Thursday, March 3, 2011

Theology Thursday


(Latin credo, “I believe”)
A definitive statement or summary of the faith that normally represents a belief that is held by a majority within a faith system. In Christianity, creeds are recognized as official statements of faith either for the historic tradition as a whole (e.g., the Nicene Creed) or a denominational traditional confession. The most important creeds in the Christian faith are generally those known as the “Apostles” Creed,” the “Nicene Creed,” and the “Statement of Chalcedon.”


[hair'-uh-see] (Greek hairesis, “choose”)
Describes a deviation or departure, doctrinally speaking, from the Christian faith, usually of a significant variety. This deviation must be from an established doctrine, dogma, or canon of truth that has been historically accepted as a defining characteristic of the faith. Arguably, the most common and serious heresies center on the person of Christ and the doctrine of the Trinity.


[dye-cawt'-uh-mee] (Greek dicha, “two parts,” and Greek temnein, “to cut”)
The philosophical teaching about the constitution of man that humans are made up of two essential parts: material and immaterial. Material: all that is physical (body). Non-material: all that is non-material (spirit/soul/heart/mind). Adherents include Augustine, John Calvin, Hodge, along with most of historic orthodox Christianity. This belief is in contrast to trichotomy, the belief that man is made up of three essential parts: body, soul, and spirit.


[kil''-ee-az-um](Greek khilioi, “one thousand”)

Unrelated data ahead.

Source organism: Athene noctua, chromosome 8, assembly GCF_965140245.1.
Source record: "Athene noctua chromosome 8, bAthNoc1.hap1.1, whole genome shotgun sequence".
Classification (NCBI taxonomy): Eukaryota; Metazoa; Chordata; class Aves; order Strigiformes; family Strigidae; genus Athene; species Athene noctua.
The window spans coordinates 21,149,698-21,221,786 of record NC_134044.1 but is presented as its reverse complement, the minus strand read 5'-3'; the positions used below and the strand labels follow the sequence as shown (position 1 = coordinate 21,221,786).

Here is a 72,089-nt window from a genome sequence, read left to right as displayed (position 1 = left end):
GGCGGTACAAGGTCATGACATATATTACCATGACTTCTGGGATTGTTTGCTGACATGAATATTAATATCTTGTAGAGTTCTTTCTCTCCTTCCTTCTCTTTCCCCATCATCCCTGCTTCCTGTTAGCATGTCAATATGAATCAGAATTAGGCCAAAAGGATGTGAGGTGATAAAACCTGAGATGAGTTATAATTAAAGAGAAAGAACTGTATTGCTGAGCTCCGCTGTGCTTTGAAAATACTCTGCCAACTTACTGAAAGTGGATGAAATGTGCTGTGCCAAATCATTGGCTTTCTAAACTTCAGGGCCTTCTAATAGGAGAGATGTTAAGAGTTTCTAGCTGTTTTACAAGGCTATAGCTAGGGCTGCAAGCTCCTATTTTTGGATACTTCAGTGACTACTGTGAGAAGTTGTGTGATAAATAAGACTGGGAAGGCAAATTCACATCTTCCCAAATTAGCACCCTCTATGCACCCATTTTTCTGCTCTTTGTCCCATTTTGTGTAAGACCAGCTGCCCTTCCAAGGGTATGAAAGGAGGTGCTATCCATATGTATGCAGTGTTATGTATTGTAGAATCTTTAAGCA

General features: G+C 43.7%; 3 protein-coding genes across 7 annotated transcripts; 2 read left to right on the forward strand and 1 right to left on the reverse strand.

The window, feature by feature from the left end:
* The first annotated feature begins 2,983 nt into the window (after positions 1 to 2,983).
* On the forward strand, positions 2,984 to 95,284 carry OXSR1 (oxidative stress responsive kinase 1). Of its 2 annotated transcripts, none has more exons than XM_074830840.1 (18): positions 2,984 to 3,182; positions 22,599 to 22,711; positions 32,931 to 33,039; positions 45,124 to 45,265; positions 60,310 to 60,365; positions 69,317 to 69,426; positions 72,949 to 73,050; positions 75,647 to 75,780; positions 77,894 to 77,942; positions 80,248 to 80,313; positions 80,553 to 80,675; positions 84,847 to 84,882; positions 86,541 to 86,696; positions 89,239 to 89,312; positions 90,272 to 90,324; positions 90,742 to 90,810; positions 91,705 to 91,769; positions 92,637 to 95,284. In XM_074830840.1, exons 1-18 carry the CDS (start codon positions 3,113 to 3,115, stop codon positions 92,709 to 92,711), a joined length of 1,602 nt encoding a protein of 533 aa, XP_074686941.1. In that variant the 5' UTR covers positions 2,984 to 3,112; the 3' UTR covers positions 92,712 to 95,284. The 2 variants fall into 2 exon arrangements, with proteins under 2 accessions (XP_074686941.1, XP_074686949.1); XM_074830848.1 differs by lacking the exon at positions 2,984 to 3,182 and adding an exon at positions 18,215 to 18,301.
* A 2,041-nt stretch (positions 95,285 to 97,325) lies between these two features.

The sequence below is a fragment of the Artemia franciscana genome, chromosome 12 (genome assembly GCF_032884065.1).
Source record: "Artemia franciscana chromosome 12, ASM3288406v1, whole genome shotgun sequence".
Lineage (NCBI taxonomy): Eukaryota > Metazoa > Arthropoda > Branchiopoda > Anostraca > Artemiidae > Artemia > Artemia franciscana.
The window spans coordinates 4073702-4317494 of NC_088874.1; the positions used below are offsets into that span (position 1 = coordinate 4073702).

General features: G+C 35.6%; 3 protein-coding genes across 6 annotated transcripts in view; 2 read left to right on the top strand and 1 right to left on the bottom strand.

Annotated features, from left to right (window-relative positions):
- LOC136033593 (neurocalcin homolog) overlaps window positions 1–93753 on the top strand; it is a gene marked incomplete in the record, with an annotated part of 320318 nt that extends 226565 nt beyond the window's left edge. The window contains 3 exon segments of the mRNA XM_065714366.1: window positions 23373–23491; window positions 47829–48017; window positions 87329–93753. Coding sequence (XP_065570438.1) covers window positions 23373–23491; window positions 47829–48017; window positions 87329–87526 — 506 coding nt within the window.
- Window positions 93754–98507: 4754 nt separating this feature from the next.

Also, “millennialism.”The belief in a future return of Christ and a subsequent thousand-year reign on the Earth. This reign follows the present age and is followed by the judgment and the creation of a New Heaven and New Earth. This belief was held by most in the early centuries of the Church including Justin Martyr, Irenaeus, Tertullian, Commodian, Lactantius, Methodius, Melito, and Apollinaris of Laodicea.  However, most began to shift in their theology during the fourth century to an amillennial stance (the belief that we are in the millennium). This was primarily due to the influence of St. Augustine who thought the idea of a future earthly reign of Christ was carnal-minded. In the nineteenth century the term premillennialism began to describe chiliastic theology more precisely and eventually developed beyond the basic beliefs of the early Church. From the time of Augustine to the nineteenth century, chiliasm was generally condemned. Today it is held by the majority of pastors and lay people in Evangelicalism, but is still rejected by much (if not most) of Evangelical scholarship.

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